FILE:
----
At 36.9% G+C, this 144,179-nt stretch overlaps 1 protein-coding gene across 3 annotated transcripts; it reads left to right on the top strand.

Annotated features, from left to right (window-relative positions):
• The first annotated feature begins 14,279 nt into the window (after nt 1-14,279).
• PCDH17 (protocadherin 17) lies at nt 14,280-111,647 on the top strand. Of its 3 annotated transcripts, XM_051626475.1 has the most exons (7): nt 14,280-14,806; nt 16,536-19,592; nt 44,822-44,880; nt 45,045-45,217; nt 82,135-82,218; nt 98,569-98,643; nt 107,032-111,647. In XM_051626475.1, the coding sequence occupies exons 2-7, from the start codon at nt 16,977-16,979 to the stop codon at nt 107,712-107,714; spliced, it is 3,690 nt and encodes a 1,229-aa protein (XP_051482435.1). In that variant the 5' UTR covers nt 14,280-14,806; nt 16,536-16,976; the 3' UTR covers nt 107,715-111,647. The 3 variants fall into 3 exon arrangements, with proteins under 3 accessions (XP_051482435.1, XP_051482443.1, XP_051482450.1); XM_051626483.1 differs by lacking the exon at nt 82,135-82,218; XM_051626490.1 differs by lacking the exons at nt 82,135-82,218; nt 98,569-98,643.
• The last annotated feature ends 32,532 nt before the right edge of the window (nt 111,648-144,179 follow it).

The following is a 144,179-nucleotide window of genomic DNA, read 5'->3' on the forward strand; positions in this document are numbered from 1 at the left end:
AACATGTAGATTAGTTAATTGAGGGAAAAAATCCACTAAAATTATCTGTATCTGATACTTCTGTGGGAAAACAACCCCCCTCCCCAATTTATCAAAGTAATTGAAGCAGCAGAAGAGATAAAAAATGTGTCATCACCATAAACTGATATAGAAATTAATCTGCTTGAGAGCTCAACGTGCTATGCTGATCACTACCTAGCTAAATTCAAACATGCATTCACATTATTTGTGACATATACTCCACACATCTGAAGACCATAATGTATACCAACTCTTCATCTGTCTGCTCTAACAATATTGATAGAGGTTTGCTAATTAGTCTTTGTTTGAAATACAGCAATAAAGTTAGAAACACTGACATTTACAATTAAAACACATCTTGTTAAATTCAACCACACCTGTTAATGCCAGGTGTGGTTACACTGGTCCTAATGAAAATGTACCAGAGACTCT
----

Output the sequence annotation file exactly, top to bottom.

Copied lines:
At 36.9% G+C, this 144,179-nt stretch overlaps 1 protein-coding gene across 3 annotated transcripts; it reads left to right on the top strand.

Annotated features, from left to right (window-relative positions):
• The first annotated feature begins 14,279 nt into the window (after nt 1-14,279).
• PCDH17 (protocadherin 17) lies at nt 14,280-111,647 on the top strand. Of its 3 annotated transcripts, XM_051626475.1 has the most exons (7): nt 14,280-14,806; nt 16,536-19,592; nt 44,822-44,880; nt 45,045-45,217; nt 82,135-82,218; nt 98,569-98,643; nt 107,032-111,647. In XM_051626475.1, the coding sequence occupies exons 2-7, from the start codon at nt 16,977-16,979 to the stop codon at nt 107,712-107,714; spliced, it is 3,690 nt and encodes a 1,229-aa protein (XP_051482435.1). In that variant the 5' UTR covers nt 14,280-14,806; nt 16,536-16,976; the 3' UTR covers nt 107,715-111,647. The 3 variants fall into 3 exon arrangements, with proteins under 3 accessions (XP_051482435.1, XP_051482443.1, XP_051482450.1); XM_051626483.1 differs by lacking the exon at nt 82,135-82,218; XM_051626490.1 differs by lacking the exons at nt 82,135-82,218; nt 98,569-98,643.
• The last annotated feature ends 32,532 nt before the right edge of the window (nt 111,648-144,179 follow it).

The following is a 144,179-nucleotide window of genomic DNA, read 5'->3' on the forward strand; positions in this document are numbered from 1 at the left end:
AACATGTAGATTAGTTAATTGAGGGAAAAAATCCACTAAAATTATCTGTATCTGATACTTCTGTGGGAAAACAACCCCCCTCCCCAATTTATCAAAGTAATTGAAGCAGCAGAAGAGATAAAAAATGTGTCATCACCATAAACTGATATAGAAATTAATCTGCTTGAGAGCTCAACGTGCTATGCTGATCACTACCTAGCTAAATTCAAACATGCATTCACATTATTTGTGACATATACTCCACACATCTGAAGACCATAATGTATACCAACTCTTCATCTGTCTGCTCTAACAATATTGATAGAGGTTTGCTAATTAGTCTTTGTTTGAAATACAGCAATAAAGTTAGAAACACTGACATTTACAATTAAAACACATCTTGTTAAATTCAACCACACCTGTTAATGCCAGGTGTGGTTACACTGGTCCTAATGAAAATGTACCAGAGACTCT